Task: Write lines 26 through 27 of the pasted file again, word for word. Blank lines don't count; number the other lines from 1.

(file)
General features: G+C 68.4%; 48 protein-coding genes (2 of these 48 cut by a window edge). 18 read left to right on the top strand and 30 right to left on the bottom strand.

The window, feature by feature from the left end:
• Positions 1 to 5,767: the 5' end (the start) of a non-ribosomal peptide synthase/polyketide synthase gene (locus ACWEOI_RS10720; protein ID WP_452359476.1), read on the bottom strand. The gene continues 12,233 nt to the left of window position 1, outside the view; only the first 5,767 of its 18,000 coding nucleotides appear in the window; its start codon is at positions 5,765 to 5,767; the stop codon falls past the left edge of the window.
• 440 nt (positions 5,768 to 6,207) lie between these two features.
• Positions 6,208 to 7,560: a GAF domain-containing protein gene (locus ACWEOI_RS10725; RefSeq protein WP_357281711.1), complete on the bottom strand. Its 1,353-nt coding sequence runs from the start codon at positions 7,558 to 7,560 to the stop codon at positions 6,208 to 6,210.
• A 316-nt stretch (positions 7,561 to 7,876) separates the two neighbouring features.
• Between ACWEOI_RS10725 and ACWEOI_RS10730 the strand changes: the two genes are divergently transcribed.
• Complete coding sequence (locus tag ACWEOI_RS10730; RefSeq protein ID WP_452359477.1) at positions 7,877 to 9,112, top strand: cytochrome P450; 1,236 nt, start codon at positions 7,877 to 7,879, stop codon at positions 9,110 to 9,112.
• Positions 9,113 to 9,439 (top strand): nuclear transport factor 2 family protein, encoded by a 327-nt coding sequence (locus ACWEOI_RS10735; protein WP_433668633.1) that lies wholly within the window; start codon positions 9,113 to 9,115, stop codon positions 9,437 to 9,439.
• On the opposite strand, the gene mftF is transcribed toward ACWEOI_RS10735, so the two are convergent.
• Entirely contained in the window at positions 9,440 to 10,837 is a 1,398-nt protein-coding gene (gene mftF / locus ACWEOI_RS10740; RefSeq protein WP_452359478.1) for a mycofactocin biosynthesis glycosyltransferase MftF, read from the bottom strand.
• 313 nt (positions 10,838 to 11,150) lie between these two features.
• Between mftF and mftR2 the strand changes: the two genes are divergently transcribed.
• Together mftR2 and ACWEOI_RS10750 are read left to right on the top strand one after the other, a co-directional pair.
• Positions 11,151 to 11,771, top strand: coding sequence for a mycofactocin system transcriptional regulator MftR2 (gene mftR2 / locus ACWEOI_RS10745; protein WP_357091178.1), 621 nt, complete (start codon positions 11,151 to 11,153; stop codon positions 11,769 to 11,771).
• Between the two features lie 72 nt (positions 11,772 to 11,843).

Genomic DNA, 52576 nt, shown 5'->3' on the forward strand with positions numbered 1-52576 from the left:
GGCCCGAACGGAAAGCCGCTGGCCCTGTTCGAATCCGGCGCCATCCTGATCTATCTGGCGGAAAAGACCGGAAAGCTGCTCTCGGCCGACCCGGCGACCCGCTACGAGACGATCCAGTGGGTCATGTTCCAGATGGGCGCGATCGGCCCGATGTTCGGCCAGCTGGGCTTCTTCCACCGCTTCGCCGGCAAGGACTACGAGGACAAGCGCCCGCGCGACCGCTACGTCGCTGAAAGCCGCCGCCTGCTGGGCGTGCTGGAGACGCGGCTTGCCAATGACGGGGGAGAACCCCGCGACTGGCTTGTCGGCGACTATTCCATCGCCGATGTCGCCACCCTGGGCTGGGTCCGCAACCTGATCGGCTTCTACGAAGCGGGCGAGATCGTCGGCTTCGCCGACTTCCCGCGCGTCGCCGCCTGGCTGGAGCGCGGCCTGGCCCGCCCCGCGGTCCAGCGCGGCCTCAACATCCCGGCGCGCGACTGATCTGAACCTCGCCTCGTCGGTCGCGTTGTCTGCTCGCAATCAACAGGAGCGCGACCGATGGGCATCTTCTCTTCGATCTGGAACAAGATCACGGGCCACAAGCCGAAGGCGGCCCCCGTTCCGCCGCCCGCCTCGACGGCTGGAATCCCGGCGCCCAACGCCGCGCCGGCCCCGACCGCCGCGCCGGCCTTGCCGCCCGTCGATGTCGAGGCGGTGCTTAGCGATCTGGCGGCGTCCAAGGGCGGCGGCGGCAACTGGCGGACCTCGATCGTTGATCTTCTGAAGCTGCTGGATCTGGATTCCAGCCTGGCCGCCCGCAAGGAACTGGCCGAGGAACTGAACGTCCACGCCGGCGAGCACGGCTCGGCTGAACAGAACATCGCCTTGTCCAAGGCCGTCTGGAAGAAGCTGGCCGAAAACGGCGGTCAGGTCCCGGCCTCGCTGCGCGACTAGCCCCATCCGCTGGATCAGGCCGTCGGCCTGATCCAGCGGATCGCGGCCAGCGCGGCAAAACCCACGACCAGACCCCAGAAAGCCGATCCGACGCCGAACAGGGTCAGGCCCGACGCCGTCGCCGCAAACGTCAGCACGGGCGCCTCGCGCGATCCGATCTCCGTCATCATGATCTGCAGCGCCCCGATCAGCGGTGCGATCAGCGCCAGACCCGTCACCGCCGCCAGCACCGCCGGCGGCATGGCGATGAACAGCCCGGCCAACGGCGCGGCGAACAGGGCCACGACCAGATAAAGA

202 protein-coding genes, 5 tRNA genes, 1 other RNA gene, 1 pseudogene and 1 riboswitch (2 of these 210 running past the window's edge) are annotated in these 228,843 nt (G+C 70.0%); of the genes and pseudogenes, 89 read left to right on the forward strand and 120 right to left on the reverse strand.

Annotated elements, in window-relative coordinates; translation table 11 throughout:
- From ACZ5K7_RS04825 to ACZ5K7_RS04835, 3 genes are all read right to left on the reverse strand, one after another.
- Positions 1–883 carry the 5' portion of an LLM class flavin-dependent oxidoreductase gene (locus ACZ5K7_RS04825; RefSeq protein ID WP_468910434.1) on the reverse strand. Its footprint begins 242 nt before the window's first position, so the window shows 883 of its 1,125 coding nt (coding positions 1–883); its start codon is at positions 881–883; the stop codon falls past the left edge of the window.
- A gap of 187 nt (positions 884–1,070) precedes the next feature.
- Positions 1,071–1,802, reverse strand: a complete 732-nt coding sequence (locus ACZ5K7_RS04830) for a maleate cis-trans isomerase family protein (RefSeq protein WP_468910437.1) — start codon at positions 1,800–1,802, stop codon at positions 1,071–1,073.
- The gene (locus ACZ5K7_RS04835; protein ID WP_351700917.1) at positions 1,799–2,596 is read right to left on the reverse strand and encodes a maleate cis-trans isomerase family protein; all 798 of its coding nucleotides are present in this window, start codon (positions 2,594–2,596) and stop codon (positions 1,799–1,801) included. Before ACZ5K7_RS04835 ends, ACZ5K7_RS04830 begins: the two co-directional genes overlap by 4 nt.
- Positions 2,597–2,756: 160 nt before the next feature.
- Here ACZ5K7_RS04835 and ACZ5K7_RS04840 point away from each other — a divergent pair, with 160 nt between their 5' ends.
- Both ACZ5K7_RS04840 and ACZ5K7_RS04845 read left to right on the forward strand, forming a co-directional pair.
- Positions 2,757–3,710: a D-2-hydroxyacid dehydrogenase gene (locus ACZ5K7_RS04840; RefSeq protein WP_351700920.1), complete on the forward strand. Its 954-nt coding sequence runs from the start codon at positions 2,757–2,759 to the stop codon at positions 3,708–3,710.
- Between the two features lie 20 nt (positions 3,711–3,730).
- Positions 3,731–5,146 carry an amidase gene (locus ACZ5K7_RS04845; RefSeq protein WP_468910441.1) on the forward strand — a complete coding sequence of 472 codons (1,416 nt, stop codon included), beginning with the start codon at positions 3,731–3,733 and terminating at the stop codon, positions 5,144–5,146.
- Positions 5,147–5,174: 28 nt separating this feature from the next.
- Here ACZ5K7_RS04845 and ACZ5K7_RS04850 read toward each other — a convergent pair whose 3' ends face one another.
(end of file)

- Positions 2,597–2,756: 160 nt before the next feature.
- Here ACZ5K7_RS04835 and ACZ5K7_RS04840 point away from each other — a divergent pair, with 160 nt between their 5' ends.